Someone owes you money and you are planning to recover the money from them? Below are some factors that you should consider before you pursue your claim.
Do you know who your debtor is?
Identifying your debtor should be one of the first things that come to your mind- it could be an individual or a company.
Why? Simply put:
- You will want to ensure you are putting in the right legal paperwork in court to prevent your claim from being thrown out by the court;
- Assuming your claim is allowed, you will also need to put in the proper enforcement papers in court against your debtor to ensure you are able to collect your debt in an efficient manner;
- If you sue the wrong party, chances are you will be wasting more time and expenses just to rectify your mistakes.
Is it worth your time?
Is your debtor overflowing with cash, or is your debtor cash-strapped to the point where he is staring bankruptcy in the face? You will have to keep this in mind when you are planning to recover your debt- it would be a waste of time and energy if you were to pursue your claim all the way only to subsequently find out that you won’t be able to recoup a single penny from your debtor.
Depending on who is your debtor, here are some things you can do to make your life easier:
- If your debtor is an individual, conduct a bankruptcy search with the Malaysian Insolvency Department/ Jabatan Insolvency Malaysia to ascertain whether that individual is bankrupt; or
- If your debtor is a company, conduct a search with the Companies Commission of Malaysia/ Suruhanjaya Syarikat Malaysia to ascertain the financial standing of the company i.e. whether the company is wound-up.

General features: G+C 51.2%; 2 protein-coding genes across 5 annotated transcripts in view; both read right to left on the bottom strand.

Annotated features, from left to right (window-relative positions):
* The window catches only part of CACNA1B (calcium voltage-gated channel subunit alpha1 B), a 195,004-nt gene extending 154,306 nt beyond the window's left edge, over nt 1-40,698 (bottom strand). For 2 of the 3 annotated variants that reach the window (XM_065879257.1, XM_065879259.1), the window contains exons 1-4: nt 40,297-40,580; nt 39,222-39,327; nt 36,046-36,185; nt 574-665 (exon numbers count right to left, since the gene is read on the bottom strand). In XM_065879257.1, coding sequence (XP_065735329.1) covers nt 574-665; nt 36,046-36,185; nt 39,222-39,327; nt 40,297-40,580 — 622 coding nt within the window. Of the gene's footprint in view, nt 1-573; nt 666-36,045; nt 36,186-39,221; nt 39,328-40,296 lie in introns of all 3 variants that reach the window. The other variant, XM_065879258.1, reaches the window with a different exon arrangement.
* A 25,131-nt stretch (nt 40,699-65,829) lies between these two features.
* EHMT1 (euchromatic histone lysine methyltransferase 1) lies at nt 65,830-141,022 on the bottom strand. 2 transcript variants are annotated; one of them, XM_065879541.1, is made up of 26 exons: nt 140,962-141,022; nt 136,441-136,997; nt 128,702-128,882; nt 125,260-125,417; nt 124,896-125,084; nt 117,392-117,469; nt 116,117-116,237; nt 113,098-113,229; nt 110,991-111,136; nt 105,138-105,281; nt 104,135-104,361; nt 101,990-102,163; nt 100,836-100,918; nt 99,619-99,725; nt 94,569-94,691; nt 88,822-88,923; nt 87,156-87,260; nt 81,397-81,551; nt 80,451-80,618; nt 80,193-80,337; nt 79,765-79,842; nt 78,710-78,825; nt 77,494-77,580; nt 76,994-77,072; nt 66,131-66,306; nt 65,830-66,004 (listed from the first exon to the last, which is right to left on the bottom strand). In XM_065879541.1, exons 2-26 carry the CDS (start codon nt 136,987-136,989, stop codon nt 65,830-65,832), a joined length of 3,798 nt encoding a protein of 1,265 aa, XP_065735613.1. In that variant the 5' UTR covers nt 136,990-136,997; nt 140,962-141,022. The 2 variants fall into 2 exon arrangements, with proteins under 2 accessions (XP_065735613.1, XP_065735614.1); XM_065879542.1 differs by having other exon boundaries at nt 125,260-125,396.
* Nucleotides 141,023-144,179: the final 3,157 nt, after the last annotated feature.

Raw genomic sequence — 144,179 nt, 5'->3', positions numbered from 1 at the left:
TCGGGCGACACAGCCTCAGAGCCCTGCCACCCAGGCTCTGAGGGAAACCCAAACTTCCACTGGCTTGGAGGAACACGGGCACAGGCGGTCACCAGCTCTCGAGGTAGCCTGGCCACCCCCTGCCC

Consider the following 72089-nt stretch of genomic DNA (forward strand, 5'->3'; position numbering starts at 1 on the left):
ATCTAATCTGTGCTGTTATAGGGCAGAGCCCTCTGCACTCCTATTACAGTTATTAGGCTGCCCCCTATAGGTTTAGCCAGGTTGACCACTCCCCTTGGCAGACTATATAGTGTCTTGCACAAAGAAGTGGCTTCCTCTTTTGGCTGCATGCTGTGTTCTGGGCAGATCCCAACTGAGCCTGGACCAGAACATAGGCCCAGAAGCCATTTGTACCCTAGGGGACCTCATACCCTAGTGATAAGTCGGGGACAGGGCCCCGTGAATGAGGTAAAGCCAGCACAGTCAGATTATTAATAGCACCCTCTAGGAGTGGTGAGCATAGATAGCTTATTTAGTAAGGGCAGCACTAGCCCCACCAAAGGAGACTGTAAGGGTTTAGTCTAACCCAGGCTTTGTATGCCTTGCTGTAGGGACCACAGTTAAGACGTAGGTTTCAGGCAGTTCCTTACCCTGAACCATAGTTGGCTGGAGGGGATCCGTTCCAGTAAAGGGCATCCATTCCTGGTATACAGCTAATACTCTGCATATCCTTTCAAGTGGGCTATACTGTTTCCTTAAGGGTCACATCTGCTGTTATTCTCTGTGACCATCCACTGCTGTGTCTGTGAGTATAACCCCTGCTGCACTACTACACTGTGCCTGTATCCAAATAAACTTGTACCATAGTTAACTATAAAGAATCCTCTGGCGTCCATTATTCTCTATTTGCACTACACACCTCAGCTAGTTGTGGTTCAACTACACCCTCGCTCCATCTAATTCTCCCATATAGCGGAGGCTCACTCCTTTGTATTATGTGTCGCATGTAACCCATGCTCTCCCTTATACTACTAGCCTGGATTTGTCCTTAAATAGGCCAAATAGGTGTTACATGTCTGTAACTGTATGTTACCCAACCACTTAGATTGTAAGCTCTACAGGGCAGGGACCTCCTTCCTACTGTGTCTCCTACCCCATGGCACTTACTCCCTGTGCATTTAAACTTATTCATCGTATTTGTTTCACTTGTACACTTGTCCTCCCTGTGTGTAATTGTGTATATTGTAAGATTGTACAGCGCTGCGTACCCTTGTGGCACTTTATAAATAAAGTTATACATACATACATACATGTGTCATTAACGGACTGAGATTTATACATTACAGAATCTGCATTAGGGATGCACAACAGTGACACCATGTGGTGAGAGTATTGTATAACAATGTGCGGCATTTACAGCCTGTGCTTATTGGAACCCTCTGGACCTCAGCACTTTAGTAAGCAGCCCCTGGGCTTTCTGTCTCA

Can you still pursue your claim?
What we mean is this- under the law, there is actually a window when you can actually pursue your claim. Once that window is closed, you will not be able to pursue your claim any longer.
In law, we call this the “limitation period”. Under the law, you will have a period of 6 years from when the debtor legally owes you the debt to pursue your debt. The reason for this is twofold- it ensures that you stop procrastinating and get on with your claim, and also ensures that your debtor is not put in a place where he has to wait in perpetuity for you to sue him.
Having said that, if your debtor (within that 6-year period) acknowledges the debt either expressly, via writing, or pays you back a portion of the debt, the 6-year period will reset and you will have another 6 years (from when your debtor acknowledges the debt) to recover your debt.
Do you have evidence to back up your claim?
Are you able to present your case before a judge i.e. do you have the necessary evidence to present your case before a judge? Ultimately, it is your responsibility to present your case and paint it as complete as possible to convince the court that your claim is a legitimate claim.
So what you will need? Here is some guidance:
- Did you and your debtor enter into an agreement/ contract? If yes, does the contract stipulate when is the debt due?
- Are there correspondences (be it physical correspondences, or even WhatsApp messages, as established in one of our earlier articles) between you and the debtor in which you hounded him for the debt that is due to you?
- Are there invoices/ receipts to show that your debtor owes you money?
- Did you issue any letter of demand to your debtor? This is in a way to nicely notify your debtor to cough up money he owes you unless he wants to land himself in court for his refusal to pay.
Do you know how much your debtor owes you?
While there is no specific amount that the debtor has to owe you before you can attempt to recover your debt, it is prudent to know how much he owes you as this will determine which court you file your claim as your claim can potentially be struck out if you file it in the wrong court. If that were to happen, you would definitely incur more costs to refile your claim.
Below is a quick guide on which court you should file your claim:
- Anything that is RM5,000.00 and below- file it in the Magistrate Court/ Small Claims Court (check out our previous article in regards to small claims court).
- Anything that is RM100,000.00 and below- file it in the Magistrate Court.
- Anything that is RM1 million and below- file it in the Sessions Court.
- Anything that is above RM1 million- file it in the High Court.
And there you have it. Hopefully, you learn something new today!!
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